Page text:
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We’ve been having a lot of conversations lately about the benefits of a full service agency relationship vs. the advantage of a project relationship. There are two ways of looking at this: from the agency perspective and from the client perspective. In general, any client large enough to have an advertising budget and to benefit from annual planning does better with a full-service relationship. It’s a matter of scale, synergy, and consistency. You have too many initiatives to be paying a premium for each one (as you do when you treat them as projects). You gain momentum in the relationship, as you work with your agency from day to day. And your work, sometimes by design and sometimes by default, gathers momentum in the are of perceptual consistency (branding).

Some clients feel that they benefit from breaking their budgets into pieces and working with multiple agencies on multiple projects. Sometimes, when you’re dealing with highly specialized issues like the security concerns with bank databases for direct mail, it makes some sense. Or, if you’re a multiple brand company with a billion dollar budget it can make sense to consolidate things like media planning and buying. But as a rule, trying to work agencies against each other is counterproductive. You lose continuity. You pay more for each initiative (because they’re projects). You lose clout in negotiating either price or production priority. And you have to live with the fact that some percentage of your projects went to your second-choice supplier.

From the agency perspective, the advantages of a full-service relationship over projects are:

• consistent dependable billings
• continuity in communication, work flow, and client direction
• efficiencies in creative, media, and planning processes

From the client perspective, the advantages of a full-service relationship relative to projects are:

• relatively controlled spending
• additional consultation, research, and other services “thrown in” as added value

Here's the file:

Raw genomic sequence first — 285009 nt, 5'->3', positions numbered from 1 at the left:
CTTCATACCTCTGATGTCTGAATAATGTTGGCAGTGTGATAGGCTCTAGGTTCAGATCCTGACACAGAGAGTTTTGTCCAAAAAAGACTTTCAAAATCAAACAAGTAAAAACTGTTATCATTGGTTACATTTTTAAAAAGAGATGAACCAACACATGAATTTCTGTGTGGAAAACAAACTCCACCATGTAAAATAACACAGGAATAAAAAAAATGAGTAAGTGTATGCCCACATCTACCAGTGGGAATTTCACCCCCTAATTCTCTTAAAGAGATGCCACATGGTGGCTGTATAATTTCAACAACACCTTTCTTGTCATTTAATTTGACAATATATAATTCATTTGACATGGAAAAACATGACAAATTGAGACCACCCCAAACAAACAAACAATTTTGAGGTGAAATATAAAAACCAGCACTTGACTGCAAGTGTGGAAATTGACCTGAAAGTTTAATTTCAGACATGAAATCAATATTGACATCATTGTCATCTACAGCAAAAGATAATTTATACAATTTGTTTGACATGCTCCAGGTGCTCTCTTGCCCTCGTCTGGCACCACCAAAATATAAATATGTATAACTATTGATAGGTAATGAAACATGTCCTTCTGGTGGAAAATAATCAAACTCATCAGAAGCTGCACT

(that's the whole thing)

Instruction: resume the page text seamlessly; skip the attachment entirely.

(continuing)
• costs of meetings and estimating are virtually shared by agency and client, rather than born by client alone
• efficiencies in creative, media, and planning processes
• top priority in agency production schedule—a large full-service client is king and will almost never get bumped for other work

From the agency perspective, the advantages of project over full-service are:

• projects tend to yield a higher-percentage margin
• projects provide flexibility in the production schedule (they can be moved back to make room for larger projects or full-service client needs)
• projects allow the team to stretch, projects tend to yield award-winning work (don’t even get me started on award show judges…idiots!)
• projects can fill in during down parts of the annual work cycle

The disadvantages of projects for an agency are:

• they do not provide any security (when the project is over, it’s over)
• they can be disruptive of other work flow (especially during busy times)
• they tend not to leverage efficiencies developed for full-service clients
• because they can yield high-profile creative, they can be a distraction for the team

From the client perspective, the advantages of project over full-service are:

• you get bigger guns on your initiative than you could afford to hire full time
• you are not committed to a long-term expense
• the work can be high-octane in the short run, since it tends not to be constrained by things like brand guidelines
• there is some leverage for negotiating, if you’re willing to wait and use agency resources as they become available

The disadvantages of projects for a client are:

• the project is subject to being bumped in the production schedule, in favor of bigger projects and work for full-service clients
• you pay a premium for project work and have limited leverage for negotiation
• you frequently end up sacrificing continuity elements such as brand guidelines
• the creatives may be tempted to be motivated by their own portfolios than by the client’s outcome.

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